From top left, clockwise, are Prakashim Moodliar, Neal Froneman, Sifiso Sibiya, Kevin Eggers and Heidi Sternberg.
JOHANNESBURG (miningweekly.com) – South Africa has got a massive opportunity to participate in the hydrogen economy and it would be a national travesty if the country failed to do so, says Public Investment Corporation (PIC) sector specialist mining, beneficiation and energy Heidi Sternberg.
Mining Weekly can report that the PIC, along with Anglo American Platinum, is a cornerstone investor in AP Ventures, a venture capital fund that focuses on companies developing technologies that are capable of sustainably solving global challenges such as renewable energy integration and resource scarcity. Other AP Ventures investors include the Toyota-linked Mirai Creation Fund, Mitsubishi Corporation, Sumitomo, Plastic Omnium and Impala Platinum.
Sternberg was speaking during a PGM’s Industry Day panel discussion moderated by AP Ventures founding partner Kevin Eggers and participated in by Anglo American Platinum executive head: project and environment Prakashim Moodliar, Sibanye-Stillwater CEO Neal Froneman, and Impala Platinum refinery, group executive: refining and marketing Sifiso Sibiya.
While investments in the hydrogen economy and fuel cell space were difficult, with projects still at early stage and offtakes hard to pin down, Sternberg pointed out that the PIC had a new product development plan (PDP) fund that could potentially invest in future early stage development once it was up and running.
In noting that funding requirements were currently being directed towards the likes of the Industrial Development Corporation, the Department of Trade, Industry and Competition and the Department of Science and Innovation, Sternberg added: "But, obviously, government is pretty strict and we certainly want to be part of this very exciting space in the future as soon as there are feasible projects on the horizon."
She recalled how South Africa's entry into hydrogen technology had begun over a dozen years ago with the launch of Hydrogen South Africa (HySA), which has three different programmes comprising HySA Systems, HySA Infrastructure and HySA Catalysis.
HySA Catalysis, which might well be the most advanced of the three, was looking, she said, to commercially producing membrane electrode assembly (MEA) for proton exchange membrane (PEM) fuel cells. MEA is the core component of the PEM fuel cell, which turns hydrogen in to electricity, helped by the catalytic characteristics of platinum group metals (PGMs).
“Most importantly, we’ve been developing skills in South Africa, which is so essential for this very technical space. For the last 12-and-a-half years, lots of PhDs have been achieved and lots of skills have been brought into the country. So, now I think, even though it may have been a bit of a slow start, we are now in the position to be able to service this industry in the future.
“I think, from here on out, we’re going to see it catapulting forward, and, quite honestly, I think the next ten years in this space is going to be essential for development of this industry in South Africa, especially.
“I think if we don’t develop it in the next ten years, we will have missed the boat. So, these next ten years are absolutely crucial for us. We really think the time is now. The cost of renewable energy has come down low enough to almost break even,” she said.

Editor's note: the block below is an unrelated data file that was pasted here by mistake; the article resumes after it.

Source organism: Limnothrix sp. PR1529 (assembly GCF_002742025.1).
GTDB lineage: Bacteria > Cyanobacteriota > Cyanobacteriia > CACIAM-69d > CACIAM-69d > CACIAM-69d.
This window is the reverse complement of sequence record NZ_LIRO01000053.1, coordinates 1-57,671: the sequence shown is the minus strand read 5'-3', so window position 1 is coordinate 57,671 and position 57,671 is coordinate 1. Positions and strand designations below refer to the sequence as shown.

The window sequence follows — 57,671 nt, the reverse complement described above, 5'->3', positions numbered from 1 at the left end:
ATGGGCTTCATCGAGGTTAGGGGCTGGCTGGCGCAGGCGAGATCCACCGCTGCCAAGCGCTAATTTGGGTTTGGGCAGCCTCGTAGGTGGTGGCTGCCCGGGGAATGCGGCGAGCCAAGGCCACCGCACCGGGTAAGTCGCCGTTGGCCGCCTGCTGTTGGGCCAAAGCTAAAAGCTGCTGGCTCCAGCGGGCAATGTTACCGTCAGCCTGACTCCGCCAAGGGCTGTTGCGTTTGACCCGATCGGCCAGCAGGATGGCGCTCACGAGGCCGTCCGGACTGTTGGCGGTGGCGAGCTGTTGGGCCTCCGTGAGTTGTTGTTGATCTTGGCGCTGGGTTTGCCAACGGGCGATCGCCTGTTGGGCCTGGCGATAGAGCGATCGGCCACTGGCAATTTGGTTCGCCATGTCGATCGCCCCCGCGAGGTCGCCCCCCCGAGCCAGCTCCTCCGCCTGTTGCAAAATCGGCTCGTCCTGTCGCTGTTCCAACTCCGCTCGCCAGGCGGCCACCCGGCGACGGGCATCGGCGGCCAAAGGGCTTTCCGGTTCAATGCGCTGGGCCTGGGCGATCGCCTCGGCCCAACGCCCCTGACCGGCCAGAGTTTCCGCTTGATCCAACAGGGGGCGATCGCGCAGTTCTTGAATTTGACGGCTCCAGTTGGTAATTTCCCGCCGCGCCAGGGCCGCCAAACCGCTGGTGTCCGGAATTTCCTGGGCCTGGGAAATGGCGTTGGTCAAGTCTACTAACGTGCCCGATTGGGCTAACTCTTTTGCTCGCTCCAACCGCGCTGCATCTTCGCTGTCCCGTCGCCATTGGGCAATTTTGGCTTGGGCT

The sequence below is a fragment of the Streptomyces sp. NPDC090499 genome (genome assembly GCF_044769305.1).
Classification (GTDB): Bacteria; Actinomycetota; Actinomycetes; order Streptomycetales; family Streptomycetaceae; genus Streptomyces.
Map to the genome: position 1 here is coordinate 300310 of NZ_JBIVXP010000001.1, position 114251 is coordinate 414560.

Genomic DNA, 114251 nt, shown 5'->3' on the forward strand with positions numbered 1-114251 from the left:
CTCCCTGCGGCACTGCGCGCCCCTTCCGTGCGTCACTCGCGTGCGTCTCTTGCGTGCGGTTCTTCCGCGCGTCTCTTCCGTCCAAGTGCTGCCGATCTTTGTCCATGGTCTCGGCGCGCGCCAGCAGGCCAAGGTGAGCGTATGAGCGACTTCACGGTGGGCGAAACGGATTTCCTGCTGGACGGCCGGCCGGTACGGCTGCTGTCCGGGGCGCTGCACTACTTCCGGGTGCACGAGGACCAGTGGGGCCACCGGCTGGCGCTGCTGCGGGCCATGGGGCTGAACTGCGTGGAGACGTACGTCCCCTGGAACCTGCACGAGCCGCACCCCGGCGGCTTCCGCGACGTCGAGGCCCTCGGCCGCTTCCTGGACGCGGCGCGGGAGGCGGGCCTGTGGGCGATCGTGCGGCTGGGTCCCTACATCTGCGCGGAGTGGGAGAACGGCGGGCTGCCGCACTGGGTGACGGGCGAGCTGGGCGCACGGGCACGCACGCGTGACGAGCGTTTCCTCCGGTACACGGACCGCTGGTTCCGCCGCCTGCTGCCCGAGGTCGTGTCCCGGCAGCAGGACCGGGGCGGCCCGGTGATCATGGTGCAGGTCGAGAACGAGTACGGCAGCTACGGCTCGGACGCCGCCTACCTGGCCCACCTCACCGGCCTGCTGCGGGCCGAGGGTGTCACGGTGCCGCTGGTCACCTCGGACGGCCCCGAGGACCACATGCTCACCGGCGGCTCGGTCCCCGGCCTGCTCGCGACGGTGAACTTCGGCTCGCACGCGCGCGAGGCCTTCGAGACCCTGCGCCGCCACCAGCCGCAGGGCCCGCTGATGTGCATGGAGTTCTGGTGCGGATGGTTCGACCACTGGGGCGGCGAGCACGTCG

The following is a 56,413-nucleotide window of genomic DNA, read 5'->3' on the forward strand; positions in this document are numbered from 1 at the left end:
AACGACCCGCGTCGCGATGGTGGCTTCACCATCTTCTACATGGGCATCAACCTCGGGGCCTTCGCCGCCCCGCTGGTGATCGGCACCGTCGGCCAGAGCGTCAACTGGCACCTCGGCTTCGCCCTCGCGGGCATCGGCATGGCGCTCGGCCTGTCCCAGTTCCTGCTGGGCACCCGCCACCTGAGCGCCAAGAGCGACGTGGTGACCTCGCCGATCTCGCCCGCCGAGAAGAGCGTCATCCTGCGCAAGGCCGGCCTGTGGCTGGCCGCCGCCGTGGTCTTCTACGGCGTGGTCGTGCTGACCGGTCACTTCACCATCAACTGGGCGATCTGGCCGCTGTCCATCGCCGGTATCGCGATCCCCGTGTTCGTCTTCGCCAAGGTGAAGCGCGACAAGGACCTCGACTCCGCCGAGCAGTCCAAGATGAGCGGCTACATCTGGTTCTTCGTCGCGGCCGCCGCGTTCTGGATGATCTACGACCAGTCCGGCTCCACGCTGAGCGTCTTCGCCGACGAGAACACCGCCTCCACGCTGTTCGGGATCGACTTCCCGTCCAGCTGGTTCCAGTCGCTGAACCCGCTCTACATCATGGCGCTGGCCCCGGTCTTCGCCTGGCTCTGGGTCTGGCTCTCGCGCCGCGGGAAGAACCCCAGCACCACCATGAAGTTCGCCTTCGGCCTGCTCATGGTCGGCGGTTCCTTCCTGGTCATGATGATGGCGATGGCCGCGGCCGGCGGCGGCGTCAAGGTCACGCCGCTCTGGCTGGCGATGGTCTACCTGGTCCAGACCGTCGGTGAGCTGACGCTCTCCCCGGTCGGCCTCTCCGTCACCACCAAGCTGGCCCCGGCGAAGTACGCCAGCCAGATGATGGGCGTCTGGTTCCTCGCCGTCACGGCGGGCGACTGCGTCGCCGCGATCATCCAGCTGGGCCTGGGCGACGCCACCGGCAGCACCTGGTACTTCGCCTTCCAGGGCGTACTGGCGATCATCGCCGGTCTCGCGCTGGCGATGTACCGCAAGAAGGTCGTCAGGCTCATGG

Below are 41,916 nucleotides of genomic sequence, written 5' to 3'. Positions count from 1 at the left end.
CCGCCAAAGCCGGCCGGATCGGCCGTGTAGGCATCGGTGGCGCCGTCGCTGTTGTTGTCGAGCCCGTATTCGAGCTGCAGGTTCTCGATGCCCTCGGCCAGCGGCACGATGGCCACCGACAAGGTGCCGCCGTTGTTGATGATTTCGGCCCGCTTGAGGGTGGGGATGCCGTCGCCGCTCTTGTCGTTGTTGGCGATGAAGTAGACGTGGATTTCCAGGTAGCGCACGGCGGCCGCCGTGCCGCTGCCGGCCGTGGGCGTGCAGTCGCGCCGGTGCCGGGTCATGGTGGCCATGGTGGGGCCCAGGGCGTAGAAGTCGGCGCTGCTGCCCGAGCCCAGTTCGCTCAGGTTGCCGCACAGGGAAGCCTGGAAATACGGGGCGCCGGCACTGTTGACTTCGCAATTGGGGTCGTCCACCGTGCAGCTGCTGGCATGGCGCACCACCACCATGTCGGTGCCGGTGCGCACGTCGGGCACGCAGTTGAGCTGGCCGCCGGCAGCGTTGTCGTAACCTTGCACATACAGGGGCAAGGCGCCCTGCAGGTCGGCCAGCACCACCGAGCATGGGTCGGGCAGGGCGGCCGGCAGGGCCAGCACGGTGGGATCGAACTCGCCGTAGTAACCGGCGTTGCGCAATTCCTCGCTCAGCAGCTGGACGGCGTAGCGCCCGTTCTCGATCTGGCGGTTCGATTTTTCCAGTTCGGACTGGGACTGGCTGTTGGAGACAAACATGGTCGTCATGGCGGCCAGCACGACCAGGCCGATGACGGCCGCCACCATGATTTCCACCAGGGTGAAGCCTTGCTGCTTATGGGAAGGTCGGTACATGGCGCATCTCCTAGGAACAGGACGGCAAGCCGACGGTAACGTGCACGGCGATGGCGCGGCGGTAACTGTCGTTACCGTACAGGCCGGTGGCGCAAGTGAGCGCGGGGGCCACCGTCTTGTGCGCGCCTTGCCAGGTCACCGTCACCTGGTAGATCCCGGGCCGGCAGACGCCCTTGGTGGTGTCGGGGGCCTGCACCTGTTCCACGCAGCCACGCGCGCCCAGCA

Although hydrogen and the fuel cell industry have historically relied on government grants, Sternberg expressed the view that South Africa might now almost be at the point where it could get going with blended models of some grant money and investor involvement.
“South Africa, obviously, has a massive advantage. We have PGMs, we’ve got solar, we’ve got great wind. Put all of those together and we’ve got great potential for a green export economy. We just now need to get things going. Even though it’s been a long road, I think now is the time to get going, and we’re going to see things happening soon,” she forecast.
Questioned by Eggers on the importance of decarbonisation and specifically hydrogen to the PIC from an investment opportunity perspective, Sternberg responded that environmental, social and governance (ESG) was currently centre stage, along with the universal goal of net-zero emission.
She said the PIC was definitely aligned with that and took ESG very seriously: “We think it’s a key deliberation of all our strategies as well as our investment considerations, especially when it comes to the unlisted space, which isn’t as regulated as the listed space."
On where the PIC was directing its investment spend, Sternberg pointed out the PIC’s significant role as co-investors and anchor investors in AP Ventures, which she described as being part of a long-term strategy. Moreover, fuel cells were an underpin for demand for PGMs, in which the PIC had significant investments in listed producing companies.
“So, the strategy at the time outlined our view that the future would be far greener in terms of energy production and how we thought platinum-powered fuel cells could claim this space.
“The years are slowly ticking by and it’s becoming more and more evident that this was the correct view at the time. Obviously, the scale still has to be seen but we feel very strongly that South Africa has got a massive place to play in this space and it would be a national travesty if we didn’t.
“However, investments in this space are still going to be very difficult, especially from pension funds, as you can well imagine," said Sternberg. The PIC manages close to R2-trillion worth of mainly government employee pension funds.
"Projects are still at quite early stage and offtakes are quite hard to pin down, but we do have this PDP fund that could potentially be mixed in this space in early stage investment in the future. It’s just not really up and running yet but watch this space in the future,” Sternberg added.